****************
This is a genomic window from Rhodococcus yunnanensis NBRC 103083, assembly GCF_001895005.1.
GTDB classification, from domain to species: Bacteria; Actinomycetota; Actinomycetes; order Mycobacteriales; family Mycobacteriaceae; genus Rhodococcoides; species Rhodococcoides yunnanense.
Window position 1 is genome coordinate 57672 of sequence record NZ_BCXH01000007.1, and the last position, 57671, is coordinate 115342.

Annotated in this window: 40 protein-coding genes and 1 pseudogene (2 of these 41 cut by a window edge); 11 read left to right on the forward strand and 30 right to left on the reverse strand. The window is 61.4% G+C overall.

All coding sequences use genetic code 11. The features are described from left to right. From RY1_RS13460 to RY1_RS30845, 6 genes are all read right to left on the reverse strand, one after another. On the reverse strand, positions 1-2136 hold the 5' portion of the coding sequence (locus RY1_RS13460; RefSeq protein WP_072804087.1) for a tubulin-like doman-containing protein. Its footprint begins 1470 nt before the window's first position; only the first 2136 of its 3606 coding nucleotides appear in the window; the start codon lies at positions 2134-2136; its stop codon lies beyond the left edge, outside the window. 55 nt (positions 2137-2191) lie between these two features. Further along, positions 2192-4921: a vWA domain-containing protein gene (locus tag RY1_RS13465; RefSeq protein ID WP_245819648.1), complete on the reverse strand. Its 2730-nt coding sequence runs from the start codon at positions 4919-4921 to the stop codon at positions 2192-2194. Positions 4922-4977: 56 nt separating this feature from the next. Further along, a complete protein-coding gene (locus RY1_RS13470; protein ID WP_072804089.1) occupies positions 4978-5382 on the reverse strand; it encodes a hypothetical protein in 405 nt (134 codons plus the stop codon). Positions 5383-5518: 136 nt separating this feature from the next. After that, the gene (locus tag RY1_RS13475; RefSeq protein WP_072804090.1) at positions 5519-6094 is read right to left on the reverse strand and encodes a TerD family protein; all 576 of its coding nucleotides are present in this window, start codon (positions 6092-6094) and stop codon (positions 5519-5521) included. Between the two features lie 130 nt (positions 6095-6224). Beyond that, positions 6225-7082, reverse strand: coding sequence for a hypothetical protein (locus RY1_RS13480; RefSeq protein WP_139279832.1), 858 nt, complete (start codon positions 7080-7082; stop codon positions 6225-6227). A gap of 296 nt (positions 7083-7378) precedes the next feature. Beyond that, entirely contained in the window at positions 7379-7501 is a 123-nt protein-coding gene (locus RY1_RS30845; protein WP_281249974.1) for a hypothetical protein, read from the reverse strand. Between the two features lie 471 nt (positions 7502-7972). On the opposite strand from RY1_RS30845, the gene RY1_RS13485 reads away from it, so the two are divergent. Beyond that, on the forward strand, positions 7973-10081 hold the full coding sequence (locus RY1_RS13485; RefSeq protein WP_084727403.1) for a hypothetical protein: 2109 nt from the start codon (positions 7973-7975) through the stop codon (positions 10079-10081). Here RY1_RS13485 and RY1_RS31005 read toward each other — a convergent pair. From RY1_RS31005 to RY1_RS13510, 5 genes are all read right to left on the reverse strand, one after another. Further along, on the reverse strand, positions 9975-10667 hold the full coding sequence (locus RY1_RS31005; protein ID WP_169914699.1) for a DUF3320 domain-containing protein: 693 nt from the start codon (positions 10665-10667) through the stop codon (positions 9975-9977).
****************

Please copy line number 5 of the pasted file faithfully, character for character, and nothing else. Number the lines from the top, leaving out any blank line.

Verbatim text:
All coding sequences use genetic code 11. The features are described from left to right. From RY1_RS13460 to RY1_RS30845, 6 genes are all read right to left on the reverse strand, one after another. On the reverse strand, positions 1-2136 hold the 5' portion of the coding sequence (locus RY1_RS13460; RefSeq protein WP_072804087.1) for a tubulin-like doman-containing protein. Its footprint begins 1470 nt before the window's first position; only the first 2136 of its 3606 coding nucleotides appear in the window; the start codon lies at positions 2134-2136; its stop codon lies beyond the left edge, outside the window. 55 nt (positions 2137-2191) lie between these two features. Further along, positions 2192-4921: a vWA domain-containing protein gene (locus tag RY1_RS13465; RefSeq protein ID WP_245819648.1), complete on the reverse strand. Its 2730-nt coding sequence runs from the start codon at positions 4919-4921 to the stop codon at positions 2192-2194. Positions 4922-4977: 56 nt separating this feature from the next. Further along, a complete protein-coding gene (locus RY1_RS13470; protein ID WP_072804089.1) occupies positions 4978-5382 on the reverse strand; it encodes a hypothetical protein in 405 nt (134 codons plus the stop codon). Positions 5383-5518: 136 nt separating this feature from the next. After that, the gene (locus tag RY1_RS13475; RefSeq protein WP_072804090.1) at positions 5519-6094 is read right to left on the reverse strand and encodes a TerD family protein; all 576 of its coding nucleotides are present in this window, start codon (positions 6092-6094) and stop codon (positions 5519-5521) included. Between the two features lie 130 nt (positions 6095-6224). Beyond that, positions 6225-7082, reverse strand: coding sequence for a hypothetical protein (locus RY1_RS13480; RefSeq protein WP_139279832.1), 858 nt, complete (start codon positions 7080-7082; stop codon positions 6225-6227). A gap of 296 nt (positions 7083-7378) precedes the next feature. Beyond that, entirely contained in the window at positions 7379-7501 is a 123-nt protein-coding gene (locus RY1_RS30845; protein WP_281249974.1) for a hypothetical protein, read from the reverse strand. Between the two features lie 471 nt (positions 7502-7972). On the opposite strand from RY1_RS30845, the gene RY1_RS13485 reads away from it, so the two are divergent. Beyond that, on the forward strand, positions 7973-10081 hold the full coding sequence (locus RY1_RS13485; RefSeq protein WP_084727403.1) for a hypothetical protein: 2109 nt from the start codon (positions 7973-7975) through the stop codon (positions 10079-10081). Here RY1_RS13485 and RY1_RS31005 read toward each other — a convergent pair. From RY1_RS31005 to RY1_RS13510, 5 genes are all read right to left on the reverse strand, one after another. Further along, on the reverse strand, positions 9975-10667 hold the full coding sequence (locus RY1_RS31005; protein ID WP_169914699.1) for a DUF3320 domain-containing protein: 693 nt from the start codon (positions 10665-10667) through the stop codon (positions 9975-9977).